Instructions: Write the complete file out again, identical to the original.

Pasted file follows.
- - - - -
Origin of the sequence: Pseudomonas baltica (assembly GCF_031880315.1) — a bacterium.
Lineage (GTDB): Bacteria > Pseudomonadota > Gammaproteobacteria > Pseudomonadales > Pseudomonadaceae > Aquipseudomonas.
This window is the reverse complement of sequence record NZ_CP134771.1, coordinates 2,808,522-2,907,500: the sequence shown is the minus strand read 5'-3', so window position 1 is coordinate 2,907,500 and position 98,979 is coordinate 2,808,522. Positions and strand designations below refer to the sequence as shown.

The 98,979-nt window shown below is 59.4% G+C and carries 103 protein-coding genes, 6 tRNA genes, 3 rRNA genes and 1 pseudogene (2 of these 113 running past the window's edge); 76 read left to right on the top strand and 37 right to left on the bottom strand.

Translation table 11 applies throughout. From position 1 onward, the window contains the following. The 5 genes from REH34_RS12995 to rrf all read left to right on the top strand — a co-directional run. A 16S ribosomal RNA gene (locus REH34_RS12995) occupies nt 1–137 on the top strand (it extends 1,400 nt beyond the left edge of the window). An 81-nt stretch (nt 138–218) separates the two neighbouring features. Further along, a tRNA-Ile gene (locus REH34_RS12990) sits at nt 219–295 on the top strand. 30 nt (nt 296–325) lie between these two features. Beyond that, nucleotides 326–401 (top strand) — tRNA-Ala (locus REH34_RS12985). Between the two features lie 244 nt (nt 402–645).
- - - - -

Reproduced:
Origin of the sequence: Pseudomonas baltica (assembly GCF_031880315.1) — a bacterium.
Lineage (GTDB): Bacteria > Pseudomonadota > Gammaproteobacteria > Pseudomonadales > Pseudomonadaceae > Aquipseudomonas.
This window is the reverse complement of sequence record NZ_CP134771.1, coordinates 2,808,522-2,907,500: the sequence shown is the minus strand read 5'-3', so window position 1 is coordinate 2,907,500 and position 98,979 is coordinate 2,808,522. Positions and strand designations below refer to the sequence as shown.

The 98,979-nt window shown below is 59.4% G+C and carries 103 protein-coding genes, 6 tRNA genes, 3 rRNA genes and 1 pseudogene (2 of these 113 running past the window's edge); 76 read left to right on the top strand and 37 right to left on the bottom strand.

Translation table 11 applies throughout. From position 1 onward, the window contains the following. The 5 genes from REH34_RS12995 to rrf all read left to right on the top strand — a co-directional run. A 16S ribosomal RNA gene (locus REH34_RS12995) occupies nt 1–137 on the top strand (it extends 1,400 nt beyond the left edge of the window). An 81-nt stretch (nt 138–218) separates the two neighbouring features. Further along, a tRNA-Ile gene (locus REH34_RS12990) sits at nt 219–295 on the top strand. 30 nt (nt 296–325) lie between these two features. Beyond that, nucleotides 326–401 (top strand) — tRNA-Ala (locus REH34_RS12985). Between the two features lie 244 nt (nt 402–645).